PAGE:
Monday, July 4, 2022 Jul 4, 2022
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Football

The Cowboys’ Offseason Has No Direction

There have been good moves and bad moves, but none of them are aligned with a larger purpose.
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The Joneses have seemingly not been on the same page during negotiations. Matthew Emmons-USA TODAY Sports

After yet another catastrophic postseason “run,” I wrote that I had never really witnessed such a heightened level of hopelessness among the Cowboys’ fanbase. Expectations were, as always, sky high. But this time around, it felt real. The playoff-tested head coach, the franchise quarterback, the accomplished defensive coordinator who we will remember for more than getting Tabasco sauce in his eye during an interview, the all-world rookie linebacker. Maybe this was the year.

Different feel. Same result.

I was curious over how the “who cares?” state of being would carry over into the offseason. I should not have been. These are the Dallas Cowboys. People cannot stop caring—and caring a lot. The (deservedly) angry mob dimmed their torches; they slumped their shoulders and began to retreat en masse, pondering why they ever allowed themselves to be angry in the first place.

Then the offseason began in earnest, and Stephen Jones got to work. The torches began to flicker anew. With key starters gone, very public squabbling over who is to blame for their exit, and little done to replace them, WE ARE BACK! We have gone from positive vibes to no vibes to very negative vibes. But, hey, there are vibes.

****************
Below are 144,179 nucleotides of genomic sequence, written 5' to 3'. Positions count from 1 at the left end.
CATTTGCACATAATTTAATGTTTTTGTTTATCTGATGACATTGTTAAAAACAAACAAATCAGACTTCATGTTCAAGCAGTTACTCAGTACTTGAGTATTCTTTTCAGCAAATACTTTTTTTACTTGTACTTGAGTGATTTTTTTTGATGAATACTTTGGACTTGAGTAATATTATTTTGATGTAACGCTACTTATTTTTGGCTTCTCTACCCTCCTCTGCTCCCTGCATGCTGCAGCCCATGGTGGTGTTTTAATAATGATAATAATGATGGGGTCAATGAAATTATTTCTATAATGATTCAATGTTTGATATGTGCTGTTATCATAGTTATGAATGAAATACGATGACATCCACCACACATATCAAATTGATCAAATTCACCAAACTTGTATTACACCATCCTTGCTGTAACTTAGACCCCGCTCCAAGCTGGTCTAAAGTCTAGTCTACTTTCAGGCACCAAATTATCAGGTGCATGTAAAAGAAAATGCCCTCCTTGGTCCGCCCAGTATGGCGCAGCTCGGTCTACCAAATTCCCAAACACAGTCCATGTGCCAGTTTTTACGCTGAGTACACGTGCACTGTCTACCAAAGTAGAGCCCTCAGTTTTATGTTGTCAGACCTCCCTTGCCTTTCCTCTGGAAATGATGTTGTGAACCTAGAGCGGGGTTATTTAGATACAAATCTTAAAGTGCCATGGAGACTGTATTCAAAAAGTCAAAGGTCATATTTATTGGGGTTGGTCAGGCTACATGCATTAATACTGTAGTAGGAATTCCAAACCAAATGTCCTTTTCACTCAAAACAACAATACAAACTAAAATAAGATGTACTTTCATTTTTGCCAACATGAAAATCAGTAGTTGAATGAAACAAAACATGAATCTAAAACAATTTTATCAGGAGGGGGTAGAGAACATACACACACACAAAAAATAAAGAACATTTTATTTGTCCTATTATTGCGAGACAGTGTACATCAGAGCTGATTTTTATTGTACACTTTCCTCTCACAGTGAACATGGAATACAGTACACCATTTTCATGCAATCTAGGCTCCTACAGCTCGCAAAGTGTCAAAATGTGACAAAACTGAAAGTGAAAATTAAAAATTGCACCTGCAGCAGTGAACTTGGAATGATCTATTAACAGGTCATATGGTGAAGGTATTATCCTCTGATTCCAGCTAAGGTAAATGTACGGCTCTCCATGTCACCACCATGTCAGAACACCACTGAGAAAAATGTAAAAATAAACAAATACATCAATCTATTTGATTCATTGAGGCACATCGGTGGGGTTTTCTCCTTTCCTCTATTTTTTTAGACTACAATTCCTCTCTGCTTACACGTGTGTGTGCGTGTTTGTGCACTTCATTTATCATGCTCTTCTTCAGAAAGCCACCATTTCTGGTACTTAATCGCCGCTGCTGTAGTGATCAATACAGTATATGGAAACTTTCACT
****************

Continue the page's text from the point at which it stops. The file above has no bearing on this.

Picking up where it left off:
When it comes to roster construction, this team has one fundamental, obvious issue: they lack any sort of consistent organizational philosophy. On the one hand, they let Ezekiel Elliott hold the team hostage two years before he was set to be a free agent before capitulating to his exorbitant demands, which included his yearly salaries being guaranteed a year in advance. This was, I presume, a “win now” move done using the logic that the club was close to a title and couldn’t afford taking a step back if Elliott were to hold out. Same goes for trading a first-round pick for Amari Cooper and giving him a new contract. More recently, they put the franchise tag on tight end Dalton Schultz because they view him as a significant piece of their offense moving forward and think the team is right on the cusp of postseason success.